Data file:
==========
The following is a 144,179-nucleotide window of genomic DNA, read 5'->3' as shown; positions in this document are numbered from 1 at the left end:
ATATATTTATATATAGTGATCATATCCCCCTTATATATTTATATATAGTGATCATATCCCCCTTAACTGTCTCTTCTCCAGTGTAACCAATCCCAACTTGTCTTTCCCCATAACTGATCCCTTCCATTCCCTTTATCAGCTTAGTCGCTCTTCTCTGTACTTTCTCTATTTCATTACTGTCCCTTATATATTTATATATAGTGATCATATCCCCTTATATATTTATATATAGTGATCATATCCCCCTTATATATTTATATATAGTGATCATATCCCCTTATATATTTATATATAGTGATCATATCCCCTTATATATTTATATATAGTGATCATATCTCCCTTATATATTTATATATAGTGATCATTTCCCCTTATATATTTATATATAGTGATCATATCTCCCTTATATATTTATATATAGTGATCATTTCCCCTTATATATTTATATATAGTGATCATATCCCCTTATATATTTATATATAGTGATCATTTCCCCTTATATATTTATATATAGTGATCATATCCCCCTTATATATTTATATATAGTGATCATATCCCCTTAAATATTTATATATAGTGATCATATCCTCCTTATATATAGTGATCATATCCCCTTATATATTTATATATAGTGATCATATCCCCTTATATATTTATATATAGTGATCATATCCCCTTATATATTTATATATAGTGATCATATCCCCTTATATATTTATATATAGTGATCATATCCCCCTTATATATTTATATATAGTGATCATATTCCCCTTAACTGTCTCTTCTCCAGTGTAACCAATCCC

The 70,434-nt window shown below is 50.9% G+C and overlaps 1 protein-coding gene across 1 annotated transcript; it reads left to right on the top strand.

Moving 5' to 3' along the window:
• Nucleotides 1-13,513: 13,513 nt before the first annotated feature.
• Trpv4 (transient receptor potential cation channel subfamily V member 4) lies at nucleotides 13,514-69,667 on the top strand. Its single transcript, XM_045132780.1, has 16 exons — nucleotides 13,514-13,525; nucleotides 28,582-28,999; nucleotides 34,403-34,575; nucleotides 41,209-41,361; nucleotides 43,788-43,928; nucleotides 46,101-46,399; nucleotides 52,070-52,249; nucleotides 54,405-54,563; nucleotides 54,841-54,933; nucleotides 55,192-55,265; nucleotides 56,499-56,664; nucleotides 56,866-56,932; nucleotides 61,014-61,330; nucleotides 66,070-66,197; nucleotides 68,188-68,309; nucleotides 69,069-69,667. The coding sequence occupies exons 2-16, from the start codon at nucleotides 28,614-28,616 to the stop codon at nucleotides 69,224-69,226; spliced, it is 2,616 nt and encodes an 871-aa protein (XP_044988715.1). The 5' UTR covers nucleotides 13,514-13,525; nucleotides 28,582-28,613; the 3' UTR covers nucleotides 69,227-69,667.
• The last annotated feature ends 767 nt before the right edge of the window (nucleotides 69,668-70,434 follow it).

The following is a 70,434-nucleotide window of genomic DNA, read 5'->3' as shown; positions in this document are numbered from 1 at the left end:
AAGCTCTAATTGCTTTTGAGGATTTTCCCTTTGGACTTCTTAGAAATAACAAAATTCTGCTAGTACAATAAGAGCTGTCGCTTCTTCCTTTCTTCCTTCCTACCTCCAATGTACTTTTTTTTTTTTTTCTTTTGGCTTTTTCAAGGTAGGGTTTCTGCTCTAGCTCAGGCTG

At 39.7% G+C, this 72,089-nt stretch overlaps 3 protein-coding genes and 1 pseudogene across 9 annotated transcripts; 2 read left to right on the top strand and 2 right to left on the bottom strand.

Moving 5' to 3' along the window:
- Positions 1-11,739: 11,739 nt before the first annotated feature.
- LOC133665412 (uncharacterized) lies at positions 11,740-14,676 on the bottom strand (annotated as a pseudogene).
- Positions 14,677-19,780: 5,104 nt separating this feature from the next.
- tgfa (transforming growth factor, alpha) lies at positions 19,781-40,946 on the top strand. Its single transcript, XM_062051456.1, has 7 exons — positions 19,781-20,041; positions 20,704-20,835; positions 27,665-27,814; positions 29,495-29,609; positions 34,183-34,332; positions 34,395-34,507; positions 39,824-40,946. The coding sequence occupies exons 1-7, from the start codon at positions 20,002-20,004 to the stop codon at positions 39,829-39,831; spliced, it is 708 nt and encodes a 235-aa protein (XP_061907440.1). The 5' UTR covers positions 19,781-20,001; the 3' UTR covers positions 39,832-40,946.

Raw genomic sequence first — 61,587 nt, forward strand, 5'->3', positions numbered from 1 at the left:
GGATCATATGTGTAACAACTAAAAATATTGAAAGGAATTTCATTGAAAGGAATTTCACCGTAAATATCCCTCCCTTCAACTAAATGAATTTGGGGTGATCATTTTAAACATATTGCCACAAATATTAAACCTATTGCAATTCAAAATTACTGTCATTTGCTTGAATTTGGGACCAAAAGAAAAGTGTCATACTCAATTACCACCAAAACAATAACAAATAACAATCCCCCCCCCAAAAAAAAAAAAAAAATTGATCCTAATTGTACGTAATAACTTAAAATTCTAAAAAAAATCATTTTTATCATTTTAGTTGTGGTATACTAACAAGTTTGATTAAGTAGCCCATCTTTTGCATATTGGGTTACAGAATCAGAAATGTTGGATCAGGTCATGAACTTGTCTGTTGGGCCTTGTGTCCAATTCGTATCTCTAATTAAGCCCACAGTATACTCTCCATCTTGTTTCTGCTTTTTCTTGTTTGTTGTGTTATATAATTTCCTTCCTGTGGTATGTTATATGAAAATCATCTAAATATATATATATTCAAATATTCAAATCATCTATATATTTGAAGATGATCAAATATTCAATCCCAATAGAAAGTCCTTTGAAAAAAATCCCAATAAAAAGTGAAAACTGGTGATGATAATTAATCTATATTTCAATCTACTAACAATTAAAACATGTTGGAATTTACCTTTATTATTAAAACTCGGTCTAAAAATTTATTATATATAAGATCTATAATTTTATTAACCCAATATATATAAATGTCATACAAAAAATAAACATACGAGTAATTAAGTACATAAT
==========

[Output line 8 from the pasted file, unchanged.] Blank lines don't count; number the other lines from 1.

The following is a 70,434-nucleotide window of genomic DNA, read 5'->3' as shown; positions in this document are numbered from 1 at the left end: